Agriculture
Silk’s superpowers
Watering the Air
Protecting Cows—and People—from a Deadly Disease
Amphibians
Toads
Salamanders
Tree Frogs
Animals
The History of Meow
Pothole Repair, Insect-style
Life on the Down Low
Behavior
Reading Body Language
A brain-boosting video game
Making light of sleep
Birds
Eagles
Cassowaries
Storks
Chemistry and Materials
These gems make their own way
The memory of a material
A Spider's Silky Strength
Computers
Secrets of an Ancient Computer
It's a Small E-mail World After All
New eyes to scan the skies
Dinosaurs and Fossils
A Living Fossil
Dino Flesh from Fossil Bone
Downsized Dinosaurs
E Learning Jamaica
2014 GSAT Results for Jamaican Kids
E Learning in Jamaica WIN PRIZES and try our Fun Animated Games
Results of GSAT are in schools this week
Earth
Earth from the inside out
Giving Sharks Safe Homes
Watering the Air
Environment
Easy Ways to Conserve Water
Acid Snails
Island Extinctions
Finding the Past
Prehistoric Trips to the Dentist
Stonehenge Settlement
The Puzzle of Ancient Mariners
Fish
Whale Sharks
Carp
Trout
Food and Nutrition
The Color of Health
Moving Good Fats from Fish to Mice
Yummy bugs
GSAT English Rules
Problems with Prepositions
Adjectives and Adverbs
Subject and Verb Agreement
GSAT Exam Preparation Jamaica
How are students placed after passing the GSAT exam
E Learning in Jamaica WIN PRIZES and try our Fun Animated Games
GSAT Exam Preparation
GSAT Exams Jamaica Scholarships
GSAT Practice Papers | GSAT Mathematics | Maths
42,000 students will sit for the GSAT Exam in two weeks
GSAT Exam Preparation
GSAT Mathematics
How a Venus Flytrap Snaps Shut
GSAT Mathematics Quiz, Teaching Math, teaching anxiety
10 Common Mistakes When Preparing for the GSAT Math Test
Human Body
Germ Zapper
A Fix for Injured Knees
Taking the sting out of scorpion venom
Invertebrates
Crawfish
Snails
Giant Clam
Mammals
Marsupials
Whales
Weasels and Kin
Parents
Raise a Lifelong Reader by Reading Aloud
The Surprising Meaning and Benefits of Nursery Rhymes
Expert report highlights the importance to parents of reading to children!
Physics
Project Music
Einstein's Skateboard
Thinner Air, Less Splatter
Plants
Fastest Plant on Earth
Cactus Goo for Clean Water
City Trees Beat Country Trees
Reptiles
Snakes
Alligators
Chameleons
Space and Astronomy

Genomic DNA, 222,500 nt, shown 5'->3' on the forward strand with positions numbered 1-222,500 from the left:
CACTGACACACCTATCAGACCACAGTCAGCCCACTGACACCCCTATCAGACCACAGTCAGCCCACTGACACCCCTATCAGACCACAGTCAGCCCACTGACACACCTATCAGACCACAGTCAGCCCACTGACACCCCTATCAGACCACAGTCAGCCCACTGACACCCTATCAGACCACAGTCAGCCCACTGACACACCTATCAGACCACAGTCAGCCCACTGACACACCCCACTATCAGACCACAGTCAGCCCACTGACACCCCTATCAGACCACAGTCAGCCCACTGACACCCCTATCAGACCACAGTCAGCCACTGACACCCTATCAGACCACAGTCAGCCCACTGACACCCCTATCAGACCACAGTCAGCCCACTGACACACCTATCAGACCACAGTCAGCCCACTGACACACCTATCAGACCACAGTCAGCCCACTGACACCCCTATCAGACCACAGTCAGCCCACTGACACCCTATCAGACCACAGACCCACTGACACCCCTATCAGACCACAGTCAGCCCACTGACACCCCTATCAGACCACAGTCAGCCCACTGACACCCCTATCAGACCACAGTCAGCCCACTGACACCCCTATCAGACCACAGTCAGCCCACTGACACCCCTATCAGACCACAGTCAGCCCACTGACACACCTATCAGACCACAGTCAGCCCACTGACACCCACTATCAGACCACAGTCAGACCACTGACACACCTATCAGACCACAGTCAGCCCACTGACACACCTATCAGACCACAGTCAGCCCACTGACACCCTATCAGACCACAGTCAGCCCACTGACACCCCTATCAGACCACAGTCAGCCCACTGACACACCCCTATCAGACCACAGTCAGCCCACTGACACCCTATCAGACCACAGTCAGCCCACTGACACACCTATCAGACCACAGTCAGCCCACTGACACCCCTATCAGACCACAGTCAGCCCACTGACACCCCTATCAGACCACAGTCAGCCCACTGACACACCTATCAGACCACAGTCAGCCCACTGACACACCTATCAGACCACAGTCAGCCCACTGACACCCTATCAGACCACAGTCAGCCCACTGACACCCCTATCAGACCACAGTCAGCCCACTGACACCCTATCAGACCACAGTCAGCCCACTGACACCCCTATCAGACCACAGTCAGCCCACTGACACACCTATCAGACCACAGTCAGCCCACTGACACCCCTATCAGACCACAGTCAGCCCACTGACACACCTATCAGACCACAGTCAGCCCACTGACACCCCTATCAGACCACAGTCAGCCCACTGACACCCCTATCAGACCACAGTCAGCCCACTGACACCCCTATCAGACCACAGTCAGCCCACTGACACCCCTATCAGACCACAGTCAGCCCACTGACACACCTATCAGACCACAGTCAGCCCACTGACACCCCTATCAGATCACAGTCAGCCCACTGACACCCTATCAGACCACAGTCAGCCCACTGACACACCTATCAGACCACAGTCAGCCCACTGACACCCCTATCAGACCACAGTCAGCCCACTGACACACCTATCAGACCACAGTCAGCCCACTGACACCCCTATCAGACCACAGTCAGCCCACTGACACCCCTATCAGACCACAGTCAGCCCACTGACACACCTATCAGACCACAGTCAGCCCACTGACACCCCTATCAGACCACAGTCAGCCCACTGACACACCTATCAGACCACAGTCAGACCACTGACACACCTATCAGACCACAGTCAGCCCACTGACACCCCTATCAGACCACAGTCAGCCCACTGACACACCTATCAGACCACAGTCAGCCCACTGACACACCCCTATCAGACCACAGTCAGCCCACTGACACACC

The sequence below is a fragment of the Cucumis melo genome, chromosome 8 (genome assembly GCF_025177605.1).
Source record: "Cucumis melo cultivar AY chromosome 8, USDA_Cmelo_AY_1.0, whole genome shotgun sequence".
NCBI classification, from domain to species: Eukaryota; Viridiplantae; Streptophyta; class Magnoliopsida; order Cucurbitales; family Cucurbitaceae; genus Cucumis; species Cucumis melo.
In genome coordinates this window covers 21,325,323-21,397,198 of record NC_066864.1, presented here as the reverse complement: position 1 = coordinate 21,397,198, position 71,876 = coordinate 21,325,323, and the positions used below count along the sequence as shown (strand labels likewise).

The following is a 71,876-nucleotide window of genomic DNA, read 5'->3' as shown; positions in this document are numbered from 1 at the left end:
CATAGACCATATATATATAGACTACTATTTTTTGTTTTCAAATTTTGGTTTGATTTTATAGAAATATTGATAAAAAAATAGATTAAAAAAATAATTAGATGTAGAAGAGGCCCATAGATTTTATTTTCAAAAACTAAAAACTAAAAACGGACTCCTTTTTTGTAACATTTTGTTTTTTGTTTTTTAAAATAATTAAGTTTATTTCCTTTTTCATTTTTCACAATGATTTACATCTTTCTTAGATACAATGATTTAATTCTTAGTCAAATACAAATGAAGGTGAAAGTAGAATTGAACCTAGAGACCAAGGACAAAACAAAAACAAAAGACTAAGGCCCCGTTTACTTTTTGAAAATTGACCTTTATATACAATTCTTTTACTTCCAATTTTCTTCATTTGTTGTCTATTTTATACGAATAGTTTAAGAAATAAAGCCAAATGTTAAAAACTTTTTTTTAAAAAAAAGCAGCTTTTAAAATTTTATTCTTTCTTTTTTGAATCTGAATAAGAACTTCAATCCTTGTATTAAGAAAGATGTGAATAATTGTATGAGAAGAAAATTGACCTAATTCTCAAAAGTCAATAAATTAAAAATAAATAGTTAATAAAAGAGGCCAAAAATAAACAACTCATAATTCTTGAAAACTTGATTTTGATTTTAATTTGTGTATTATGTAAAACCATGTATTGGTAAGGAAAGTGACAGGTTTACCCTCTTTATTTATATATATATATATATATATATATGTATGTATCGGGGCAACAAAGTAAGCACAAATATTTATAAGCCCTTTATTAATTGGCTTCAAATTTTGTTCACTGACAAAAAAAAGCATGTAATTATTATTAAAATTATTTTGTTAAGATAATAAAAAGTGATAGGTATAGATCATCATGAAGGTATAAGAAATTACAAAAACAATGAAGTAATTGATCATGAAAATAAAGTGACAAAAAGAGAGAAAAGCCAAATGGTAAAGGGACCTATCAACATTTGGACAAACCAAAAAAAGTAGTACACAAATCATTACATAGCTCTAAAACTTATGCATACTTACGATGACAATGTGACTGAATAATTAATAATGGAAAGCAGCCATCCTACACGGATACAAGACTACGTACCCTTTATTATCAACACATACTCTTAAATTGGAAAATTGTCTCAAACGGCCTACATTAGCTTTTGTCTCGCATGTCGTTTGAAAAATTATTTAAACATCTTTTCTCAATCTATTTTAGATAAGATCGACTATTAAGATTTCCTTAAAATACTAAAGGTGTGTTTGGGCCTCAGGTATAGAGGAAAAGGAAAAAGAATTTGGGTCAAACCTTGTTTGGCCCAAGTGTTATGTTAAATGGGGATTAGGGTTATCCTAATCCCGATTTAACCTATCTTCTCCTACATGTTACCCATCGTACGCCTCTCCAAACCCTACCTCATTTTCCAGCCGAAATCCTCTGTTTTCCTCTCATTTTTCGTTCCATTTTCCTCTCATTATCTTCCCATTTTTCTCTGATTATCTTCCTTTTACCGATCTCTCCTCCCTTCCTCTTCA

Dark Galaxy
World of Three Suns
A Smashing Display
Technology and Engineering
A Light Delay
Are Propellers Fin-ished?
Shape Shifting
The Parts of Speech
Pronouns
Adjectives and Adverbs
What is a Noun
Transportation
Morphing a Wing to Save Fuel
Troubles with Hubble
Middle school science adventures
Weather
Either Martians or Mars has gas
Science loses out when ice caps melt
Earth's Poles in Peril
Add your Article

How to Silence a Cricket

Among the things that come to mind when thinking about night are darkness, the moon, bedtime, and, in many places, chirping crickets. The list may soon get shorter in the lowlands on the Hawaiian island of Kauai, where flies have targeted a type of cricket that originally came to Hawaii from the western Pacific. Only male crickets chirp. They have special parts on their wings that, when scraped against each other, make a noise. In the 1990s, a certain type of fly began hunting Polynesian field crickets found on Kauai, says Marlene Zuk of the University of California, Riverside. These flies implant their babies in the bodies of crickets. The larvae use the crickets as food, and the crickets eventually die. Because male crickets make so much noise, they're easy to locate and suffer the most. So, within 5 years, the male crickets stopped chirping almost entirely, Zuk says. By 2003, the cricket population had started increasing again, she reports, but only a few of the males had wings with chirping parts that still worked. "What surprises me most is that the cricket song went away so fast," says Ron Hoy of Cornell University, who also studies flies and crickets. The change is an example of natural selection, which is part of the process of evolution. In this case, chirping was a bad quality for a cricket to have on Kauai, and cricket numbers were dropping. A gene or two happened to change, or mutate, so that the cricket wing couldn't chirp anymore. In some places, this change would have doomed the mutated crickets. But on Kauai, faced with deadly flies that could zero in on the sound, the mutated crickets thrived and passed the changes on to their young. Now, these silent crickets are the main type of cricket on the island. Unfortunately for male crickets, their only way of attracting females is by chirping. For now, the silent males cluster around the few remaining chirpers in order to meet female crickets.—E. Jaffe

How to Silence a Cricket
How to Silence a Cricket








Designed and Powered by HBJamaica.com™